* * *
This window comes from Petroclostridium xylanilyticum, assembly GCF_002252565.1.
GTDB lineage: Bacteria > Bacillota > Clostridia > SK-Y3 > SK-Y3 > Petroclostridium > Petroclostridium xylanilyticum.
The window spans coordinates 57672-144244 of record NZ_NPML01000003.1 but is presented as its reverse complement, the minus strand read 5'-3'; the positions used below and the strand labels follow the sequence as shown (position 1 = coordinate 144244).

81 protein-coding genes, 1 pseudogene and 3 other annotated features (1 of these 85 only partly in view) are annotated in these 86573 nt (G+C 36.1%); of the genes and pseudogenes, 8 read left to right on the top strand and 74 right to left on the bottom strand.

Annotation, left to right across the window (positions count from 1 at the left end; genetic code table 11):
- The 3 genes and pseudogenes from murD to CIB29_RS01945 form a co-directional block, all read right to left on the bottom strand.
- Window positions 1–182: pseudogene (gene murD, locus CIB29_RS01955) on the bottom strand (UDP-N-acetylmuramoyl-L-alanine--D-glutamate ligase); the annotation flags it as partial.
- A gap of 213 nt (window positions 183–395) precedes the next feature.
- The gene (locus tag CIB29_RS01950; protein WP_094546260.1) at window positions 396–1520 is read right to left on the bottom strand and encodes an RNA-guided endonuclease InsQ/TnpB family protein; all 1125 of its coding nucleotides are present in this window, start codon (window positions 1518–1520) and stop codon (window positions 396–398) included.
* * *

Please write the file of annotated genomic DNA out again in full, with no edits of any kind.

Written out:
This window comes from Petroclostridium xylanilyticum, assembly GCF_002252565.1.
GTDB lineage: Bacteria > Bacillota > Clostridia > SK-Y3 > SK-Y3 > Petroclostridium > Petroclostridium xylanilyticum.
The window spans coordinates 57672-144244 of record NZ_NPML01000003.1 but is presented as its reverse complement, the minus strand read 5'-3'; the positions used below and the strand labels follow the sequence as shown (position 1 = coordinate 144244).

81 protein-coding genes, 1 pseudogene and 3 other annotated features (1 of these 85 only partly in view) are annotated in these 86573 nt (G+C 36.1%); of the genes and pseudogenes, 8 read left to right on the top strand and 74 right to left on the bottom strand.

Annotation, left to right across the window (positions count from 1 at the left end; genetic code table 11):
- The 3 genes and pseudogenes from murD to CIB29_RS01945 form a co-directional block, all read right to left on the bottom strand.
- Window positions 1–182: pseudogene (gene murD, locus CIB29_RS01955) on the bottom strand (UDP-N-acetylmuramoyl-L-alanine--D-glutamate ligase); the annotation flags it as partial.
- A gap of 213 nt (window positions 183–395) precedes the next feature.
- The gene (locus tag CIB29_RS01950; protein WP_094546260.1) at window positions 396–1520 is read right to left on the bottom strand and encodes an RNA-guided endonuclease InsQ/TnpB family protein; all 1125 of its coding nucleotides are present in this window, start codon (window positions 1518–1520) and stop codon (window positions 396–398) included.